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Dearest Mary, There has not been one unoccupied moment in which to write you even a few words of thanks for your note, which came on Wednesday morning and which it was very nice of you to write, as Wednesday was, as I expected, a trial; Although every one else seemed to think it went off successfully and Mr. Gilman paid us the complement of the most carefully prepared address I have ever heard him deliver. I was very much surprised by his personal address to me but apart from the fact that I was of course on the platform in full view of the audience so that I could not help minding a little, what he said seemed in perfectly good taste and his reference to the Johns Hopkins having refused me equal privileges which I sought elsewhere seemed to me the amend honorable from the person who refused them. I will come home next Friday and stay until Sunday evening if it seems best. I wish very much to see the teachers and hear about the school indeed now that the college is running better I quite agree with Mamie and Julia in thinking you and Bessie neglectful in omitting to tell us of new pupils. We were all extremely worried about the Szole child but there seemed nothing else to be done and we agreed with you. I am so sorry you have the worry and so glad you are there to have it. I hope I can see you unofficially but I do not intend to be unmatchable again-- you were quite right about the necessity of a prolonged Committee meeting before I left and I have seemed to myself since most ungrateful to object for a moment to sitting in a golden room in a comfortable red chair with its troublesome little tidy crumpled up somewhere with such agreeable women. Since then I have had nothing but Faculty meetings and all sorts of horrid business in very different surroundings and with Gǣ Gǣ persons. I do not know whether Miss Knox is still with you but if you asked me I should like to spend Saturday evening with you at Montebello. If it is not convenient or [illegible] you will tell me of course-- I will devote myself to seeing beaches on Saturday. Yours lovingly Minnie C. Th.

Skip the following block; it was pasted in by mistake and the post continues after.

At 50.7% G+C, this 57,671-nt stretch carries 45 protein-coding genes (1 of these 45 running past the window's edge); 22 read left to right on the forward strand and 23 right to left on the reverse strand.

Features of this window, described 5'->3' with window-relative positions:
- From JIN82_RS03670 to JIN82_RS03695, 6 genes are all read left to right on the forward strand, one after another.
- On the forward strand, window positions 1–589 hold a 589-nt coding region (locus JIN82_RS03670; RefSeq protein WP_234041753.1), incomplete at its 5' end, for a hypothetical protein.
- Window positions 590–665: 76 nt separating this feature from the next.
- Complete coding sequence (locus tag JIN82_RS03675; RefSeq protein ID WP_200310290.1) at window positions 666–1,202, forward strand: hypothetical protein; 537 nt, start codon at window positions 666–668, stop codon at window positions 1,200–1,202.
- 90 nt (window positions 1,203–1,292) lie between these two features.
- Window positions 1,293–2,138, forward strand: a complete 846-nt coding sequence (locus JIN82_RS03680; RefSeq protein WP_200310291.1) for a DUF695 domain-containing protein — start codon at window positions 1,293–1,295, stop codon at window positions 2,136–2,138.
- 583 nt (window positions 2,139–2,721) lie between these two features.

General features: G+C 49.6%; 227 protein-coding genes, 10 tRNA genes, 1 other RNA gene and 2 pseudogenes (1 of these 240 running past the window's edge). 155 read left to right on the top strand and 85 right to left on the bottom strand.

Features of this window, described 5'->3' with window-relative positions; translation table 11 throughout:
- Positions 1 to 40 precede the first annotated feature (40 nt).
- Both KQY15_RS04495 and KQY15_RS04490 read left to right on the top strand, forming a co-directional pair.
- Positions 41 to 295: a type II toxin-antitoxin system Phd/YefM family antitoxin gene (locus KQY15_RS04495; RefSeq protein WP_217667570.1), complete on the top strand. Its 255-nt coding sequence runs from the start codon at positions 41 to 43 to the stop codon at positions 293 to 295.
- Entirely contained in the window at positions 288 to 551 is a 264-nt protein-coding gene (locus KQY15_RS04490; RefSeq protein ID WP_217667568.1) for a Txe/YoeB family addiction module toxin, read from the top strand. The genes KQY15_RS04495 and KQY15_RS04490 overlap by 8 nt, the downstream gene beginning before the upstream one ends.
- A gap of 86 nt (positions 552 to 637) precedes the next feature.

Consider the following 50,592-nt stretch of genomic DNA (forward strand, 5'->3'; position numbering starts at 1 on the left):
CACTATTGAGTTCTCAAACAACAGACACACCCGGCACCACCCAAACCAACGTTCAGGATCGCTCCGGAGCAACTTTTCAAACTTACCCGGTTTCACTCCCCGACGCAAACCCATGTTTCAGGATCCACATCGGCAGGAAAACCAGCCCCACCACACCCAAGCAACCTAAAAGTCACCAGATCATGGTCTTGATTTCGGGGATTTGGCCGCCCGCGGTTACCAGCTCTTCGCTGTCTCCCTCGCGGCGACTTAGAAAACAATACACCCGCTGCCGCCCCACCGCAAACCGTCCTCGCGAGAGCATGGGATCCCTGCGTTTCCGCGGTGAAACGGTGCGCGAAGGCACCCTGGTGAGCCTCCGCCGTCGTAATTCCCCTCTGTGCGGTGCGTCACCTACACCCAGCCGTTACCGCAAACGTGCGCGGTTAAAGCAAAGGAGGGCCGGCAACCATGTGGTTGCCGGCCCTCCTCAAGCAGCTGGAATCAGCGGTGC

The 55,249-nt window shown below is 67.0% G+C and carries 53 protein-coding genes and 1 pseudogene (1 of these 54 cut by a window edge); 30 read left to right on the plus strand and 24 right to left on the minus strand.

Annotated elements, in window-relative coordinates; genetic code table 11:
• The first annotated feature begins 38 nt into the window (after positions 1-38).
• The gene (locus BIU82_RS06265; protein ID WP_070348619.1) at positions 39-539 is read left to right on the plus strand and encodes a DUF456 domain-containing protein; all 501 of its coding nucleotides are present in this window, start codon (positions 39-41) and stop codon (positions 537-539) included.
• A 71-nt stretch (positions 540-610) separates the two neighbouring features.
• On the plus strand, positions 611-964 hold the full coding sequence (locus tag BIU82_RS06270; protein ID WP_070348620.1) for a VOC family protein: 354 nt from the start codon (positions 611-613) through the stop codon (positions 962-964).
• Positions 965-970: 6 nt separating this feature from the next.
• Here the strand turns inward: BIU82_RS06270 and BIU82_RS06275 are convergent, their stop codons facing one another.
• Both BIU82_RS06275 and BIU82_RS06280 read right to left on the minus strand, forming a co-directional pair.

Letter from M. Carey Thomas to Mary Elizabeth Garrett, September 30, 1885
M. Carey Thomas writes to Mary Garrett from the train bound for Philadelphia. She references Bryn Mawr College's opening ceremonies, which took place on September 23, 1885, stating that while it was a trial, she was pleased with the speech that Mr. Gilman (the President of Johns Hopkins University) gave, though she found it ironic that it was his refusal to allow her to study at Johns Hopkins that set her on her European studies and her interest in founding Bryn Mawr College as a college for women. She also states that she will return to Baltimore the following week, and would like to meet with the teachers of Bryn Mawr School.
Thomas, M. Carey (Martha Carey), 1857-1935 (author)